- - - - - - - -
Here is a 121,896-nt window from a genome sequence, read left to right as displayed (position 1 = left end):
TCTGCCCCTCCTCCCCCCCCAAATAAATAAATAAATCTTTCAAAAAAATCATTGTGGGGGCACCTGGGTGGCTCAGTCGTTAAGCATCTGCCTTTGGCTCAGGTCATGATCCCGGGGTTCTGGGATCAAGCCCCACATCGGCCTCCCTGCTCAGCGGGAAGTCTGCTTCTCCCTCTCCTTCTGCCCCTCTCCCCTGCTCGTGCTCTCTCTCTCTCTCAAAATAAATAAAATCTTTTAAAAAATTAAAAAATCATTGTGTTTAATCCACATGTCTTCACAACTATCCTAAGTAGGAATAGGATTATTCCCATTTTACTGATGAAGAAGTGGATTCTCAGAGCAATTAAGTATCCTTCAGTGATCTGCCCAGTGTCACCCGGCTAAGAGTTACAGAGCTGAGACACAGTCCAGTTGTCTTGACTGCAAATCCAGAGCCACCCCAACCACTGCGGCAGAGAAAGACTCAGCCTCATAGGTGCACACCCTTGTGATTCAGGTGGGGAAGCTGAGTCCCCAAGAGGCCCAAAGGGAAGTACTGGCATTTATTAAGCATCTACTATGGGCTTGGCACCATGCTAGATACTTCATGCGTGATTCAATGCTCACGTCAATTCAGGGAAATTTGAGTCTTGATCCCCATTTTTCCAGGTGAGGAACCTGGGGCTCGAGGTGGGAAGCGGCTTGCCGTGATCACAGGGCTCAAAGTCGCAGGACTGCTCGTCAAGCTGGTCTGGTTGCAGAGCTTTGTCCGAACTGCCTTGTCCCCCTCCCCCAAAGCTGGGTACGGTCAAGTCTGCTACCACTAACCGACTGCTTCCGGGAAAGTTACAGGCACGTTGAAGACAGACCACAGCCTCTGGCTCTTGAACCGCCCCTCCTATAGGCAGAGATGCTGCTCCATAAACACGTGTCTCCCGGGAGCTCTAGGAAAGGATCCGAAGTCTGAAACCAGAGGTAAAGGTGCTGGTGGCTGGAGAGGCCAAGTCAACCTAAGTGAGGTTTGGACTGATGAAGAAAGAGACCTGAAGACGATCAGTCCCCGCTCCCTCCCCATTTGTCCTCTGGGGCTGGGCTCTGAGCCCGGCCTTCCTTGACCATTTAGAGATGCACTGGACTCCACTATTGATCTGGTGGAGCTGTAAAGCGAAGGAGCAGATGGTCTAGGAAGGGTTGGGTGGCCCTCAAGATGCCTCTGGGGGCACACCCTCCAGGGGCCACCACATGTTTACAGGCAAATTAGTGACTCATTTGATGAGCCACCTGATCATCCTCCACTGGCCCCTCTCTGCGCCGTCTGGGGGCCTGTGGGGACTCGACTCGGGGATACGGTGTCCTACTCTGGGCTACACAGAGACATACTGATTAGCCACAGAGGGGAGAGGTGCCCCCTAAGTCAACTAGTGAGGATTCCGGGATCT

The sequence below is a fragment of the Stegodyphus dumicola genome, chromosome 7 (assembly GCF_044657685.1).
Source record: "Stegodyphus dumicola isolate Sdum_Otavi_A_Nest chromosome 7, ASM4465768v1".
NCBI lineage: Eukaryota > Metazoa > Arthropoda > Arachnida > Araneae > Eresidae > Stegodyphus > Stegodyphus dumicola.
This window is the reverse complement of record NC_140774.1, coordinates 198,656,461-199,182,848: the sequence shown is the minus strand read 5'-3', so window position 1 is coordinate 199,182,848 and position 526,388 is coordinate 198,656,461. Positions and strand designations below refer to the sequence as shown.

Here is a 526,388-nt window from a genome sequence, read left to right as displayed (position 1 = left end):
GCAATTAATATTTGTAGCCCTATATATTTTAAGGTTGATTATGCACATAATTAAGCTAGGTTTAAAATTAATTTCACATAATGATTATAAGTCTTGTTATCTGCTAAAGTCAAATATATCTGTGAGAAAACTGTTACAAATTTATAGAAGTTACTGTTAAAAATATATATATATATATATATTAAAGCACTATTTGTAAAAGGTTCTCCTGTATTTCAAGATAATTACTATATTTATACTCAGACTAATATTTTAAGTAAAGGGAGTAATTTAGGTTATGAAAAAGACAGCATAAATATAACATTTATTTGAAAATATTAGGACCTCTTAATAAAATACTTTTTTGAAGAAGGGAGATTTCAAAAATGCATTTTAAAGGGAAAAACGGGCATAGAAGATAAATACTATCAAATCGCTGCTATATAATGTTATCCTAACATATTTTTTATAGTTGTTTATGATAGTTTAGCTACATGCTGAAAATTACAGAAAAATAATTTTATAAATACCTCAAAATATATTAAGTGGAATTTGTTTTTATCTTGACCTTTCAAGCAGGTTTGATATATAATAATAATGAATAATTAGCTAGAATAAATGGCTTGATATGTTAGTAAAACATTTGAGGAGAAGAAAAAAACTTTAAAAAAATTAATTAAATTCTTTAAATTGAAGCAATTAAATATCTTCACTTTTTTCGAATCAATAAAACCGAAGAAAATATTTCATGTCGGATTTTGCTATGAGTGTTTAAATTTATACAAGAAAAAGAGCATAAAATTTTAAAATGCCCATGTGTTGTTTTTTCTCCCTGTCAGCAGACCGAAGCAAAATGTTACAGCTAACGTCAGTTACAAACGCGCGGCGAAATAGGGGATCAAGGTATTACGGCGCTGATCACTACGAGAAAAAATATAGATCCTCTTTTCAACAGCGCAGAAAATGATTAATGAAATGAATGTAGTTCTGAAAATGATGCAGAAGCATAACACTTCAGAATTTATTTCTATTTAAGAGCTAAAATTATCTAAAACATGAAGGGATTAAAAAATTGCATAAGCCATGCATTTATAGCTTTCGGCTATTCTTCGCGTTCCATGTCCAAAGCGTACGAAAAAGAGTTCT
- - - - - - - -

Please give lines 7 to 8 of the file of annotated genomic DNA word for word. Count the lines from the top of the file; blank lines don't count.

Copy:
Here is a 526,388-nt window from a genome sequence, read left to right as displayed (position 1 = left end):
GCAATTAATATTTGTAGCCCTATATATTTTAAGGTTGATTATGCACATAATTAAGCTAGGTTTAAAATTAATTTCACATAATGATTATAAGTCTTGTTATCTGCTAAAGTCAAATATATCTGTGAGAAAACTGTTACAAATTTATAGAAGTTACTGTTAAAAATATATATATATATATATATTAAAGCACTATTTGTAAAAGGTTCTCCTGTATTTCAAGATAATTACTATATTTATACTCAGACTAATATTTTAAGTAAAGGGAGTAATTTAGGTTATGAAAAAGACAGCATAAATATAACATTTATTTGAAAATATTAGGACCTCTTAATAAAATACTTTTTTGAAGAAGGGAGATTTCAAAAATGCATTTTAAAGGGAAAAACGGGCATAGAAGATAAATACTATCAAATCGCTGCTATATAATGTTATCCTAACATATTTTTTATAGTTGTTTATGATAGTTTAGCTACATGCTGAAAATTACAGAAAAATAATTTTATAAATACCTCAAAATATATTAAGTGGAATTTGTTTTTATCTTGACCTTTCAAGCAGGTTTGATATATAATAATAATGAATAATTAGCTAGAATAAATGGCTTGATATGTTAGTAAAACATTTGAGGAGAAGAAAAAAACTTTAAAAAAATTAATTAAATTCTTTAAATTGAAGCAATTAAATATCTTCACTTTTTTCGAATCAATAAAACCGAAGAAAATATTTCATGTCGGATTTTGCTATGAGTGTTTAAATTTATACAAGAAAAAGAGCATAAAATTTTAAAATGCCCATGTGTTGTTTTTTCTCCCTGTCAGCAGACCGAAGCAAAATGTTACAGCTAACGTCAGTTACAAACGCGCGGCGAAATAGGGGATCAAGGTATTACGGCGCTGATCACTACGAGAAAAAATATAGATCCTCTTTTCAACAGCGCAGAAAATGATTAATGAAATGAATGTAGTTCTGAAAATGATGCAGAAGCATAACACTTCAGAATTTATTTCTATTTAAGAGCTAAAATTATCTAAAACATGAAGGGATTAAAAAATTGCATAAGCCATGCATTTATAGCTTTCGGCTATTCTTCGCGTTCCATGTCCAAAGCGTACGAAAAAGAGTTCT